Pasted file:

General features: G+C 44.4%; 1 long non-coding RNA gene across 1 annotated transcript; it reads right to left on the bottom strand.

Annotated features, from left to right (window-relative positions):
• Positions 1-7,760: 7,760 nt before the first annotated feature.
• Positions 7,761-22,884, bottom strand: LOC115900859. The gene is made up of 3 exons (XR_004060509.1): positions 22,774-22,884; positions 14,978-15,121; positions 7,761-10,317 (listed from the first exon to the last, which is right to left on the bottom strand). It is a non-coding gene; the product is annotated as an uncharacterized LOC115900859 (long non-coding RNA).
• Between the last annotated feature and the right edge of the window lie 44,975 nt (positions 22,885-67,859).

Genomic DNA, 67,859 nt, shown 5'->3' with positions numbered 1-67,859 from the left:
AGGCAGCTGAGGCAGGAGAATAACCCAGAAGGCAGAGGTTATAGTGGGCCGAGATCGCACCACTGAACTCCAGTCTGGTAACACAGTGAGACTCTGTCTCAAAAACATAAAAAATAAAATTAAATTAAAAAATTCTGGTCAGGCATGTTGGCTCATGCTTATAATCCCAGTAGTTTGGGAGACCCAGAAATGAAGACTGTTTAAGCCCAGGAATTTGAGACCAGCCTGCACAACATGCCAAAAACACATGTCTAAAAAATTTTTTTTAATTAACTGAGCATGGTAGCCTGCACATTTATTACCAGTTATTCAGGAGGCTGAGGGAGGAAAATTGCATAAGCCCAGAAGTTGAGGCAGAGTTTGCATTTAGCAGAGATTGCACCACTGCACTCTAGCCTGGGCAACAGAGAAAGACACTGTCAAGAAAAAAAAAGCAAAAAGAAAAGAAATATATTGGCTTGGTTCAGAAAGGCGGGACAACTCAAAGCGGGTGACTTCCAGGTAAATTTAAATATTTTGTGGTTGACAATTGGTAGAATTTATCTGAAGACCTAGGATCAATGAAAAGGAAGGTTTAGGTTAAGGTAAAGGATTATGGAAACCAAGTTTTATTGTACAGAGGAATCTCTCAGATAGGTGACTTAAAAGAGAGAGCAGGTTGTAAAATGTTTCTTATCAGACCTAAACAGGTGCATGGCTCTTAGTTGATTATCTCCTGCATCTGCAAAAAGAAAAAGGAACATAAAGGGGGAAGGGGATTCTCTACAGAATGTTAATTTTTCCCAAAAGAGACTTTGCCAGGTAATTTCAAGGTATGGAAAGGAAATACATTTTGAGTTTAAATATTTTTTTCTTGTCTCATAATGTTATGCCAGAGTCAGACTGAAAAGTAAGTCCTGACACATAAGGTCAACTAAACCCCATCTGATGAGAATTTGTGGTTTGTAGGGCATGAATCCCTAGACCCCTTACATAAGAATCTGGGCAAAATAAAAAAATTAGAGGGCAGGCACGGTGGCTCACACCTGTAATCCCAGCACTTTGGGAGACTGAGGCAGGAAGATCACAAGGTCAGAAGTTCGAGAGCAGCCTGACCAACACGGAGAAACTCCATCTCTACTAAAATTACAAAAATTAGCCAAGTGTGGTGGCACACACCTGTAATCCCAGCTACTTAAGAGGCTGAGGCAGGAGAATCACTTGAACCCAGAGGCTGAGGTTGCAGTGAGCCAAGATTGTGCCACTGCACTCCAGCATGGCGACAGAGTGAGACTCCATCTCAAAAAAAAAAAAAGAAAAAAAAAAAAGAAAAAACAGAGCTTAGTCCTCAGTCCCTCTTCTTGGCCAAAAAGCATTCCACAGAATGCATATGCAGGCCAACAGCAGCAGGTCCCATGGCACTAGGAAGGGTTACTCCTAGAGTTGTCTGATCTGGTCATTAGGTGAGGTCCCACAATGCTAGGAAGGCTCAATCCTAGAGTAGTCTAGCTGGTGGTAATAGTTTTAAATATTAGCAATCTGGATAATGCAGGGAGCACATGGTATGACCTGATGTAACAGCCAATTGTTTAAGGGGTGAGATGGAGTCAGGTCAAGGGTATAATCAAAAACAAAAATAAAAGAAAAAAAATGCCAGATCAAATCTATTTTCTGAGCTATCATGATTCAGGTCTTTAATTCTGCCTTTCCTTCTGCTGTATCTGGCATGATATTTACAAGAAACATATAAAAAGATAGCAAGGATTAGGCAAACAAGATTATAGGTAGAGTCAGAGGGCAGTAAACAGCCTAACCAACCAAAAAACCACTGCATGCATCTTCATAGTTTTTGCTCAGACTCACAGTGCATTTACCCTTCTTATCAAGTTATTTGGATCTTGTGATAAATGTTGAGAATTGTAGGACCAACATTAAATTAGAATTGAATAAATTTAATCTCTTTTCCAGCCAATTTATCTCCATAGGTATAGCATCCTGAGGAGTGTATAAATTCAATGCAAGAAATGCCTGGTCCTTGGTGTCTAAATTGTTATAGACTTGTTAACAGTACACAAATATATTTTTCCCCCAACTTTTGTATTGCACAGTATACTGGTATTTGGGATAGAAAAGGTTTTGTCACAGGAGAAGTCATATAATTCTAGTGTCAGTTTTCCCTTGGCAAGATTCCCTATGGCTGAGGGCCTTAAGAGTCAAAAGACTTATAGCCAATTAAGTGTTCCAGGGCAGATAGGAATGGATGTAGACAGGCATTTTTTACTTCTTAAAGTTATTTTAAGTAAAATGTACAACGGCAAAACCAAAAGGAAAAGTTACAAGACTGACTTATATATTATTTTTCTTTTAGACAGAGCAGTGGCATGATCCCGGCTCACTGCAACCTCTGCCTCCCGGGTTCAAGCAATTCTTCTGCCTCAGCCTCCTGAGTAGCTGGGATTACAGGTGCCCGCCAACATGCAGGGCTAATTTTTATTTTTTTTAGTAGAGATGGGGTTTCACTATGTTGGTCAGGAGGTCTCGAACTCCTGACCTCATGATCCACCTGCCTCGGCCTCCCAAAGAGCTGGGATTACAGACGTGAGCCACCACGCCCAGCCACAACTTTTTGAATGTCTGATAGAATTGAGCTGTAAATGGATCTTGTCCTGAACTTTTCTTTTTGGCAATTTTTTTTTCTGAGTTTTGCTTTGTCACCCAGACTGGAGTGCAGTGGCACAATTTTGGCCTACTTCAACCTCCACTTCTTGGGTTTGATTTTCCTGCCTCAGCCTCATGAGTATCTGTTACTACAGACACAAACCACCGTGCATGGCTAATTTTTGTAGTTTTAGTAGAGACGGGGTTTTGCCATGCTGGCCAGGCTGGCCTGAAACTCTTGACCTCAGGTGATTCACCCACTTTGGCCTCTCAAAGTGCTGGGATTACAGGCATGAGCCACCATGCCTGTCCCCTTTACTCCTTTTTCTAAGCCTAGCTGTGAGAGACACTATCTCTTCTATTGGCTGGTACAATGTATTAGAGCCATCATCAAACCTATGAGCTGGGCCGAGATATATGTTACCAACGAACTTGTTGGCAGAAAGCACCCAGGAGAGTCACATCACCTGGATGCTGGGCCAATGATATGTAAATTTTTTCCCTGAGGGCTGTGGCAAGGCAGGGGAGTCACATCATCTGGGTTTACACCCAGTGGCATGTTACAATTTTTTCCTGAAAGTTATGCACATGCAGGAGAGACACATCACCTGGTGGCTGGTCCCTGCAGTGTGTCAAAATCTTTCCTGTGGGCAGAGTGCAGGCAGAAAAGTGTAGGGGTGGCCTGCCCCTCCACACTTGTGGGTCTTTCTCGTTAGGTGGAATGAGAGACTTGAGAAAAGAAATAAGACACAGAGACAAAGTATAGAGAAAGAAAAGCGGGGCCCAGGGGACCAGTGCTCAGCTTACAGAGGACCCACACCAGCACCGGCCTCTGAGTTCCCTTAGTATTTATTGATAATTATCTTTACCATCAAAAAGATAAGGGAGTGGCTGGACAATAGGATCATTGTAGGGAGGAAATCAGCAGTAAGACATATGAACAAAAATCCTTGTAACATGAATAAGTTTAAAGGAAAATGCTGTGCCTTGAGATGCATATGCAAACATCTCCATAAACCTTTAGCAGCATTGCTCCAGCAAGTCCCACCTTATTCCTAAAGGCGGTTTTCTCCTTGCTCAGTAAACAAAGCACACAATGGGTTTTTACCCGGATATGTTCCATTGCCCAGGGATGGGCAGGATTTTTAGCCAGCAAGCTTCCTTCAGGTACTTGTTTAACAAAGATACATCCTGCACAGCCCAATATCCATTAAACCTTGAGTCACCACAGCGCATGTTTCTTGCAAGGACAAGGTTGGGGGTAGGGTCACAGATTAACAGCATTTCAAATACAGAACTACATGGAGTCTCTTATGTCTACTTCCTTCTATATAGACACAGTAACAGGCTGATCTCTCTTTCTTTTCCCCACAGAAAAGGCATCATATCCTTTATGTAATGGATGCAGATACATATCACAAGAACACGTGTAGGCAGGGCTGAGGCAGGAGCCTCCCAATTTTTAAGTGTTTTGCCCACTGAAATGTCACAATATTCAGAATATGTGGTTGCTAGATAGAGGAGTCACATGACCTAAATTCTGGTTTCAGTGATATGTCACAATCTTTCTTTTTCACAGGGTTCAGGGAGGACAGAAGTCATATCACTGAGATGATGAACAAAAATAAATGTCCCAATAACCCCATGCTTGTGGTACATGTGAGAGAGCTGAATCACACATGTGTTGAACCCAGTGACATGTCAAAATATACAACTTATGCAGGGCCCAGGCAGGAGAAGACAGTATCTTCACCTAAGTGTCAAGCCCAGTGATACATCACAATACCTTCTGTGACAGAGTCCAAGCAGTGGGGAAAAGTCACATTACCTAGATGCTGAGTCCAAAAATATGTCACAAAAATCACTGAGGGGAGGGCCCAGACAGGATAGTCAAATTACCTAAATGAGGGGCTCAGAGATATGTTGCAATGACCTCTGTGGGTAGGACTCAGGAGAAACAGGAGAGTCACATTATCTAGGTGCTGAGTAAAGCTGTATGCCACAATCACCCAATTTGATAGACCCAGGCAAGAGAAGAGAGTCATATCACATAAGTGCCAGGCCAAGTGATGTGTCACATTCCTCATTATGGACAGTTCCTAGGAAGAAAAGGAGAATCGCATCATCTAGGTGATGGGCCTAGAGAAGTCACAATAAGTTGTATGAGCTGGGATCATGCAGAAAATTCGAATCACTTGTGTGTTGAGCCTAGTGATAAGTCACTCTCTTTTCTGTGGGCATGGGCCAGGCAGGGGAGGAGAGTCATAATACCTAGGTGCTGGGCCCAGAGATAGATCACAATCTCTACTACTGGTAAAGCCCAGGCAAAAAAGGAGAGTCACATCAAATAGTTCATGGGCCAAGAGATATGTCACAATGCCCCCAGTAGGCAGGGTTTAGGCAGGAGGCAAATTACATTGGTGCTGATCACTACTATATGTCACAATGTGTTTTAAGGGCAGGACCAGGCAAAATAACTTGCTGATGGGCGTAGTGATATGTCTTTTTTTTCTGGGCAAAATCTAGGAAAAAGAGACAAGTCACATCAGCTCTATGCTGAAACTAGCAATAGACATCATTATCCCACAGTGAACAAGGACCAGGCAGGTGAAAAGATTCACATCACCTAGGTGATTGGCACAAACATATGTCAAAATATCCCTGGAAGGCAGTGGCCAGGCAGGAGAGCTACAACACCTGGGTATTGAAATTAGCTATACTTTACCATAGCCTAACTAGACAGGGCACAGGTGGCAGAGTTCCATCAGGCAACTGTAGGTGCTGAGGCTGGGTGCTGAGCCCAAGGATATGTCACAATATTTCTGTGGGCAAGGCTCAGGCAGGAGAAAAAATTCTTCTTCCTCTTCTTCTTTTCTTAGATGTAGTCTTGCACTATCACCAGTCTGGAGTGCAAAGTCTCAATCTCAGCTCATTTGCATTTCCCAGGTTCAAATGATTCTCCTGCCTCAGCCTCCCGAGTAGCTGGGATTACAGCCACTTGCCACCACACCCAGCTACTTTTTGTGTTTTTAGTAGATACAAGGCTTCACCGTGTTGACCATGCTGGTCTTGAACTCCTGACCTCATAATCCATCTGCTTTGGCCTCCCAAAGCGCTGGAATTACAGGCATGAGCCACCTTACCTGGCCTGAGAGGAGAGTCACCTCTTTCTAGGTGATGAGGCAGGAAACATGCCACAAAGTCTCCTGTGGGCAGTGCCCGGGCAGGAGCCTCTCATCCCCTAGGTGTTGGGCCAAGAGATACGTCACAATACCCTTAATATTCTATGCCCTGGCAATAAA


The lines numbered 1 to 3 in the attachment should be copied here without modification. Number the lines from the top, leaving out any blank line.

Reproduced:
General features: G+C 44.4%; 1 long non-coding RNA gene across 1 annotated transcript; it reads right to left on the bottom strand.

Annotated features, from left to right (window-relative positions):
• Positions 1-7,760: 7,760 nt before the first annotated feature.